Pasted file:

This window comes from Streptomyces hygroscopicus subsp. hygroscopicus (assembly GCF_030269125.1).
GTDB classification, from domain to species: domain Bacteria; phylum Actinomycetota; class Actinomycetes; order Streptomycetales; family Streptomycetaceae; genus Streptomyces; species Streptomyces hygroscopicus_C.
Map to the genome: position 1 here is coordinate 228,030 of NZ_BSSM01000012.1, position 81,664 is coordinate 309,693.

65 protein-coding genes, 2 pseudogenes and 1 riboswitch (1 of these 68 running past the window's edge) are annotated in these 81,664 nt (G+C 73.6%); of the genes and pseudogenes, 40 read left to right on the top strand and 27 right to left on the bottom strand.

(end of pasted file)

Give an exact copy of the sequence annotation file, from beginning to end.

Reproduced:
This window comes from Streptomyces hygroscopicus subsp. hygroscopicus (assembly GCF_030269125.1).
GTDB classification, from domain to species: domain Bacteria; phylum Actinomycetota; class Actinomycetes; order Streptomycetales; family Streptomycetaceae; genus Streptomyces; species Streptomyces hygroscopicus_C.
Map to the genome: position 1 here is coordinate 228,030 of NZ_BSSM01000012.1, position 81,664 is coordinate 309,693.

65 protein-coding genes, 2 pseudogenes and 1 riboswitch (1 of these 68 running past the window's edge) are annotated in these 81,664 nt (G+C 73.6%); of the genes and pseudogenes, 40 read left to right on the top strand and 27 right to left on the bottom strand.